By Amy Silverman
By Olivia LaVecchia
By Monica Alonzo and Stephen Lemons
By Chris Parker
By Michael Lacey
By Weston Phippen
What would you call a public high school where students invent pregnancy tests for livestock? Where they run genetic tests on plants for local companies? Where they design their own equestrian helmets and get them marketed by a major sportswear company? A school whose teachers win national awards? A school that has been a national model?
Call it history.
The Center for Agribusiness and Equine Science is a magnet program affiliated with Carl Hayden Community High School in the Phoenix Union High School District. Its supporters and detractors--and there are plenty of both--call it the Farm. It's got eight labs and an indoor horse ring, which cost more than $2.6 million to build in 1990 and have cost about a half-million dollars a year since then to operate.
"It's a nationally top-ranked program," says Dennis Fiscus, supervisor of agricultural education for the state. "People have come from all over the nation and looked at that program and patterned their programs after it, including the buildings."
But at the end of the 1997-98 school year, the model program and $5 million investment will be bulldozed to make way for a much-needed new high school.
At risk is $35 million in federally mandated desegregation funds, a full 26 percent of the Phoenix Union High School District budget. That money could be yanked if a federal court judge's order to build the new school by fall of 1999 is not met.
And financial threats notwithstanding, the goals of 170-some students in a magnet program pale next to the needs of the district's 6,000 students south of Interstate 10 who are crammed into two high schools.
And because the school district already owns the property that the magnet sits on, building the new school there seems a clear-cut, cost-effective decision.
But to the parents of the students who attend the agribusiness and equine center, it seems the uncompromising destruction of a bastion of educational excellence and relevance. Agriculture, after all, is the state's biggest industry, and the students who come out of the magnet program, for the most part, have marketable job skills and ready access to college scholarships. And for that reason, state agriculture lobbies have joined with the parents to search--unsuccessfully so far--for ways to keep the facility open.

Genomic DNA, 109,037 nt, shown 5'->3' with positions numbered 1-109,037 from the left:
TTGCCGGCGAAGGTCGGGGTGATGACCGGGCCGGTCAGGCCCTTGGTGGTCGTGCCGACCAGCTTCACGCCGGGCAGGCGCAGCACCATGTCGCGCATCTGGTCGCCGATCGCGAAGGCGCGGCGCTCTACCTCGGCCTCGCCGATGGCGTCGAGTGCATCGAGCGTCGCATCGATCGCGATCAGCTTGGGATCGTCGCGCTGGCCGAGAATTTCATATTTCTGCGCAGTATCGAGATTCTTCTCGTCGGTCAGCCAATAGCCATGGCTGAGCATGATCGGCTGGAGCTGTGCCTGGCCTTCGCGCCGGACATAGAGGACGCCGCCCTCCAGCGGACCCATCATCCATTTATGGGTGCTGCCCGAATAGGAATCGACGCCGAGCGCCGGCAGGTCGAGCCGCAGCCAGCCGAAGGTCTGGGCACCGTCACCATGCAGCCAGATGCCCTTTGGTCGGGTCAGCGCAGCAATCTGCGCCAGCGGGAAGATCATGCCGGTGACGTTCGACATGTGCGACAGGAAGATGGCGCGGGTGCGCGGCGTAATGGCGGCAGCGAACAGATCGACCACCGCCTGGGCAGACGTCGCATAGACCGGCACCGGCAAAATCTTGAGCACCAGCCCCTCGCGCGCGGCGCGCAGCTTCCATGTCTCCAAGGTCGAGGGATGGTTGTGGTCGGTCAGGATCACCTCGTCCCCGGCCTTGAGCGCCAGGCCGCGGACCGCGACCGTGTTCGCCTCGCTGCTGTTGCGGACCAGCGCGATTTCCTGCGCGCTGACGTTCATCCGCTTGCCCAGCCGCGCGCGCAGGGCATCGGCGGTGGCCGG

The Farm, like all of Phoenix Union's magnet programs, came out of a 1985 federal desegregation order, and its purpose was to attract Anglo students into a predominantly Hispanic school. It appears to have done that.
Even so, the same federal court case that created the magnet is now going to plow it under. Ironically, the Farm is viewed as a use of desegregation money to the disproportionate benefit of white kids, who by definition, in these politically correct times, are advantaged.
"I think it's a good program with a limited number of folks that it serves," says Al Flores, the downtown lawyer who filed the original suit in 1982. "But it's not the folks that should be benefiting from the work I did and the decision that the court made and what the law requires. I can't live with it."
Flores has made it clear that he does not want the equine science portion of the Farm's curriculum--which comprises horse care and horsemanship--included in the new high school or paid for with desegregation money. And if he doesn't get his way, he is threatening to go to court to get all the district's desegregation funds taken away.
"It's a very delicate situation," says Doug Thomas, president of the Phoenix Union High School District school board. "If [the parents and business interests] really want to push a fight with the deseg plaintiffs, there's a risk that the deseg judge would say, 'Later!' There goes $35 million of your budget."
And in fact, however good the magnets may be academically, they aren't accomplishing their designated functions of reversing the district's slide toward segregation while providing equal education opportunities to all students in the district.
The Farm may just be one more domino falling. Magnets at three other high schools have already been axed. The Farm will have one more year before its equine program is discontinued and its agribusiness component is folded into the Carl Hayden campus. The board and school administration, meanwhile, are restructuring the magnet program and contemplating its complete elimination.
Which may be a necessary tragedy. The majority rules, even if it comprises minorities. In the interest of the 6,000 kids who need a new school to relieve overcrowding, a school district whose students perform below national averages will scuttle a showcase program that serves only a few.
From Baseline Road at 39th Avenue, downtown Phoenix looks like Oz rising above the vacant fields that were once real farms. The agribusiness magnet school sits on 38 acres there, nestled up against Cesar Chavez Park; the new high school will need to freeload from the city parks department in order to have all the space and athletic fields that high schools must have these days.
The Farm looks nothing like a school; it has a massive indoor horse ring that shares a roof with stables and a lab and an office. At the close of this school year, there were 20 horses, a number of cows and goats, and rabbits that the students raised for sale. Students hang around before and after classes, as if this were their own farm. Some come near dawn to do chores and feed animals and then linger long into the afternoon.